Updated from 12:10 p.m.
Though the video-sharing site is gaining huge numbers of users, advertisers are still leery about associating themselves with YouTube's content, which can be racy, weird or of poor quality. That reluctance may change over time, particularly for companies looking to reach the young, hip audience that's attracted to YouTube, analysts and advertisers say.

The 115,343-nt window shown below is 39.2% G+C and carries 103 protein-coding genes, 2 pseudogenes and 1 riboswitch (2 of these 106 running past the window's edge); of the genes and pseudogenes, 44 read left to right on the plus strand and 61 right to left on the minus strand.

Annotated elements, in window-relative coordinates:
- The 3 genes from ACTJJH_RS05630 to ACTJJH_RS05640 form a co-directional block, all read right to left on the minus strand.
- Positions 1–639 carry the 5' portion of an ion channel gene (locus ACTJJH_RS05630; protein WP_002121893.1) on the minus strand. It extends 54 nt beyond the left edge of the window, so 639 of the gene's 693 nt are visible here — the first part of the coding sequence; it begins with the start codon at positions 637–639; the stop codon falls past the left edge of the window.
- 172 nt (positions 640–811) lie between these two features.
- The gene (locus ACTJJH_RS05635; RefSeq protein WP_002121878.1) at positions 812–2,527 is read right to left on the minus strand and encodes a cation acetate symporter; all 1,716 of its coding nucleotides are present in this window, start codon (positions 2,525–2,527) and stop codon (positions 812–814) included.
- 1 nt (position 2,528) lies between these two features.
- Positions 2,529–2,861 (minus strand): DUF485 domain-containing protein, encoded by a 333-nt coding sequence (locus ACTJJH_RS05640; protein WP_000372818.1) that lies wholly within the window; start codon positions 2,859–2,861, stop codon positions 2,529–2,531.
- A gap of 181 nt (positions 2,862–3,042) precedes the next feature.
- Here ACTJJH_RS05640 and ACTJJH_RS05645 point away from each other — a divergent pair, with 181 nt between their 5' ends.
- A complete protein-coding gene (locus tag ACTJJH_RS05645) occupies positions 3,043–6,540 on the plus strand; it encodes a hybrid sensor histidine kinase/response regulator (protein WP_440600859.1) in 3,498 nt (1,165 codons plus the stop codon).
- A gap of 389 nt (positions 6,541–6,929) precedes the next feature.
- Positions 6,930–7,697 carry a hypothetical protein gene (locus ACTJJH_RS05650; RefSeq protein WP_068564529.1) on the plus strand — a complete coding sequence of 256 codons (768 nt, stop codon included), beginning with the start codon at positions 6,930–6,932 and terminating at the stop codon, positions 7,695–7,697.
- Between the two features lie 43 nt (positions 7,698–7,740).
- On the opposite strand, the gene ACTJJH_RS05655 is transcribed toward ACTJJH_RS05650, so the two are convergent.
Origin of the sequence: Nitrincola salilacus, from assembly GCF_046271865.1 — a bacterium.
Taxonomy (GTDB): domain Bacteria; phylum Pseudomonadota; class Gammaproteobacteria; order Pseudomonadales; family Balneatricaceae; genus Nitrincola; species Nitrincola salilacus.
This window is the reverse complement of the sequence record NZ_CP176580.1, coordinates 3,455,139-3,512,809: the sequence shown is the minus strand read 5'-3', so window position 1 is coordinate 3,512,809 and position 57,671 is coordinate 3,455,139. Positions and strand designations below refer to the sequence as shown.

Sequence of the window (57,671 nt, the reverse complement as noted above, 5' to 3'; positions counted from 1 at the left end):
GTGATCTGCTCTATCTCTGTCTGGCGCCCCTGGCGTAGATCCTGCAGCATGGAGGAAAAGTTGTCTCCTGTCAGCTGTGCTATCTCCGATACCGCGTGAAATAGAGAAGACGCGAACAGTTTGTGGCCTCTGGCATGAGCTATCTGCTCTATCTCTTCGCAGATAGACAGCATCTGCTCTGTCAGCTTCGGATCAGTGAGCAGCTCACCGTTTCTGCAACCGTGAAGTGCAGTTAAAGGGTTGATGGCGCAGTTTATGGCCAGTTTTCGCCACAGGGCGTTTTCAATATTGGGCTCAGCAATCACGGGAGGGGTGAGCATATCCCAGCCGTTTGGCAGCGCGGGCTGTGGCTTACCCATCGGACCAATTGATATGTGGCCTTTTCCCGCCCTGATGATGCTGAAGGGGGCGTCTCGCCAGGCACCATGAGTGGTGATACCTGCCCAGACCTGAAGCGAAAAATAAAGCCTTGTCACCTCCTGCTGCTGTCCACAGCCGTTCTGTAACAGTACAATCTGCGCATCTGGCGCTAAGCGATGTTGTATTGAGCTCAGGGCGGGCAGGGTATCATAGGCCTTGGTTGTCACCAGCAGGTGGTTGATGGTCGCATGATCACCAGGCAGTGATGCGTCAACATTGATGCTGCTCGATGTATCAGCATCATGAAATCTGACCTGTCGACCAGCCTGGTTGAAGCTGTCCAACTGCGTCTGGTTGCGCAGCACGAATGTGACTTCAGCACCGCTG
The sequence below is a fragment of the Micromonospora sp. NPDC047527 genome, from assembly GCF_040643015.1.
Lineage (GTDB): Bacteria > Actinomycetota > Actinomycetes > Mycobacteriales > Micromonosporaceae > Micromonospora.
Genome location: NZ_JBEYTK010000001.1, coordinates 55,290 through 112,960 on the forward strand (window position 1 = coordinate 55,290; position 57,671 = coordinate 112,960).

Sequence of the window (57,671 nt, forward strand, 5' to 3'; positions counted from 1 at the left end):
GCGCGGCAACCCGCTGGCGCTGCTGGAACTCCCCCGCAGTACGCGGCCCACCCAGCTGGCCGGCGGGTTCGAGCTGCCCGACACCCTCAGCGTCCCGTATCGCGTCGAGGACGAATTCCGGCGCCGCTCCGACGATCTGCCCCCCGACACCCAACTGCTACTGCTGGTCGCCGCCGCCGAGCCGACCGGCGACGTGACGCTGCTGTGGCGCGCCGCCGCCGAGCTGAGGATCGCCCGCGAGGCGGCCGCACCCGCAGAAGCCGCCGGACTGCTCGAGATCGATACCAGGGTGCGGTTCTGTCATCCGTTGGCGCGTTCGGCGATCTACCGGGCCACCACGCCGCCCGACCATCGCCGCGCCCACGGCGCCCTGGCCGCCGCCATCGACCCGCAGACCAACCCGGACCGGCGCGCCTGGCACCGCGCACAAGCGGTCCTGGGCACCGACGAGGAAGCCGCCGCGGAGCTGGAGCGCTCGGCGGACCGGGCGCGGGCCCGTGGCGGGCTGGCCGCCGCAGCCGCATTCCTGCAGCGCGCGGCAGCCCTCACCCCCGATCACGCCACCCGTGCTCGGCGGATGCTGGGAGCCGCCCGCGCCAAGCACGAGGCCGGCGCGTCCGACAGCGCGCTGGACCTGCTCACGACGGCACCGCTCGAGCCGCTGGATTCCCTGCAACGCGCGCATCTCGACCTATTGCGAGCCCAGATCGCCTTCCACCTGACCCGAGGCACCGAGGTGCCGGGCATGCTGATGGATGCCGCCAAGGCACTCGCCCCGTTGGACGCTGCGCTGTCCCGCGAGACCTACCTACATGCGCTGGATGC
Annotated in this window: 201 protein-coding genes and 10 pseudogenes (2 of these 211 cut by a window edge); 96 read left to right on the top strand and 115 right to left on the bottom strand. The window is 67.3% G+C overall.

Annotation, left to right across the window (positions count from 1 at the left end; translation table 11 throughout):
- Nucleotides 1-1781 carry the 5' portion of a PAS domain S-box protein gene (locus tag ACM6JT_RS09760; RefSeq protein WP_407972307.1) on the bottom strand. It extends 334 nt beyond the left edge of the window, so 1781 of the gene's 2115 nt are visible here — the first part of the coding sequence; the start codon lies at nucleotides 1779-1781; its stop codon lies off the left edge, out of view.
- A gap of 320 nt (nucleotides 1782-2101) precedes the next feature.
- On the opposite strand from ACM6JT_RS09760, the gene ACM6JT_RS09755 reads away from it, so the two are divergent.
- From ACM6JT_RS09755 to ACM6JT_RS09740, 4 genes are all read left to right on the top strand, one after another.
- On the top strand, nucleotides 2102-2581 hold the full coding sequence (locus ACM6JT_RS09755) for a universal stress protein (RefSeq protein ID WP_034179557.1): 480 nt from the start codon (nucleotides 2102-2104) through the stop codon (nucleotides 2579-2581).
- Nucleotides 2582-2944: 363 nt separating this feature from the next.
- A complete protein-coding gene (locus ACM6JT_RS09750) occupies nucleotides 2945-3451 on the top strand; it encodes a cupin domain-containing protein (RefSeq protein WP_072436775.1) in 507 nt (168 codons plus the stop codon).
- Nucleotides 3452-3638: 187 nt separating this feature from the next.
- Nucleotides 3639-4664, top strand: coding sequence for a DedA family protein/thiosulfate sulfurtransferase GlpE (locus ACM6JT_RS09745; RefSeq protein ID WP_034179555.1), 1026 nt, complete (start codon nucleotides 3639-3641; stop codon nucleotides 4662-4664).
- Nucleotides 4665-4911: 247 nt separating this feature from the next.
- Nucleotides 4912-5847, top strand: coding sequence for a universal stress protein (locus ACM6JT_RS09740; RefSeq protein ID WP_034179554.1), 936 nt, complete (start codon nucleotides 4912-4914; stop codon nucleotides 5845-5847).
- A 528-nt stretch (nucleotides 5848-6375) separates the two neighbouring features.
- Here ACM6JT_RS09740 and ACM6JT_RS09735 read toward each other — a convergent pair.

"Will YouTube siphon dollars away from Google (GOOG - Get Report) and Yahoo!?" asks Martin Pyykkonnen, an analyst with Global Crown Capital, who rates both shares as overweight. "I don't see that right now."Analysts expect advertisers to stick with the sites they know, such as the New York Times (NYT) and Disney's (DIS) ESPN. They also will avail themselves of whatever video advertising services Google eventually puts up. Wall Street knows that YouTube will eventually have to sell more advertising without alienating its core audience. There already is speculation among bloggers about whether a big media or Internet company will buy the site, which, like its rival MySpace, has yet to turn a profit. A YouTube spokeswoman didn't comment. In other media interviews, YouTube executives have stressed that they are looking to build their service and aren't focusing on a short-term payout.